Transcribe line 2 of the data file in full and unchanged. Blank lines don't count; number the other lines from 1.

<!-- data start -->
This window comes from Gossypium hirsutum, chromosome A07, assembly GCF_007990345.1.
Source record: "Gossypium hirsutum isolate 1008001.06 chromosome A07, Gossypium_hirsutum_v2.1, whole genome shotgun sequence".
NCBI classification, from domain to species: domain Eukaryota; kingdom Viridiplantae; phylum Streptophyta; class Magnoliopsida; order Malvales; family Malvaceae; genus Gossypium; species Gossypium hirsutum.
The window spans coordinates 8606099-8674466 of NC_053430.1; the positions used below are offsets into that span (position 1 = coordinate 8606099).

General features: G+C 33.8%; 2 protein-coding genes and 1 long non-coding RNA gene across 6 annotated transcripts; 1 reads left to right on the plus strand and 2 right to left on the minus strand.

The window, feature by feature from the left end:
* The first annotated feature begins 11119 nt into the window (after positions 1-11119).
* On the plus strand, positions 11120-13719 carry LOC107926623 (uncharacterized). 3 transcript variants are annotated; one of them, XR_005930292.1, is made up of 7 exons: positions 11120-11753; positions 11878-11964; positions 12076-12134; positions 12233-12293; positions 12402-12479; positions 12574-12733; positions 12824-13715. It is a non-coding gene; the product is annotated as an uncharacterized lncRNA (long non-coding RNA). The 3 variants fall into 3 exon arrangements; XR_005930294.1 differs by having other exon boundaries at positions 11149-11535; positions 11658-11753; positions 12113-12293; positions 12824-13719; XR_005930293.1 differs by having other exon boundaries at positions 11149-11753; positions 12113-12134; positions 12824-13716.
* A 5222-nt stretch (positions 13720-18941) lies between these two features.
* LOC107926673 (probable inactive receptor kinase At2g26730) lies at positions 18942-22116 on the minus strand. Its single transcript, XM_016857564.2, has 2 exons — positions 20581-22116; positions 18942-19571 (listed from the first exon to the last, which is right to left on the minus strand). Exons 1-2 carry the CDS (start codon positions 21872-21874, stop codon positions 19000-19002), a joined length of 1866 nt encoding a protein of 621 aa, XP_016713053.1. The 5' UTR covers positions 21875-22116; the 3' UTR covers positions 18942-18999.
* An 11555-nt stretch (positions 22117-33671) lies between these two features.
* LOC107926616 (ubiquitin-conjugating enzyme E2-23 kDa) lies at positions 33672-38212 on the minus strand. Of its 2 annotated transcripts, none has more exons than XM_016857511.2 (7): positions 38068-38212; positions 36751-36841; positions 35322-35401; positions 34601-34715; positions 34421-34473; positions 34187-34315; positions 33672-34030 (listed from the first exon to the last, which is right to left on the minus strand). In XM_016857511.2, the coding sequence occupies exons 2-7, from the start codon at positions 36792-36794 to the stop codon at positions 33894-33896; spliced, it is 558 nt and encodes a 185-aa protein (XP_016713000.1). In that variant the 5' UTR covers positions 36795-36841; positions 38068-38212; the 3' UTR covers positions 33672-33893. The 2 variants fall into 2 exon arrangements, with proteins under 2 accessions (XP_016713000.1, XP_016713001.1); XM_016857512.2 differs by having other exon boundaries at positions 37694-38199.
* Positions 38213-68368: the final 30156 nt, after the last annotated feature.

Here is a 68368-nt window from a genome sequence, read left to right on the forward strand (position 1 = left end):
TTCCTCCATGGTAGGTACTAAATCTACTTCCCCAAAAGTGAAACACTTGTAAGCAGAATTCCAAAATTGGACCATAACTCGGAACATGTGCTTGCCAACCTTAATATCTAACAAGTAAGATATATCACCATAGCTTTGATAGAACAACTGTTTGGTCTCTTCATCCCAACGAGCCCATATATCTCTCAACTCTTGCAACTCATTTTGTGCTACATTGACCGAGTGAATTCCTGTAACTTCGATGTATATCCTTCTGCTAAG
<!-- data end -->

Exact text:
Source record: "Gossypium hirsutum isolate 1008001.06 chromosome A07, Gossypium_hirsutum_v2.1, whole genome shotgun sequence".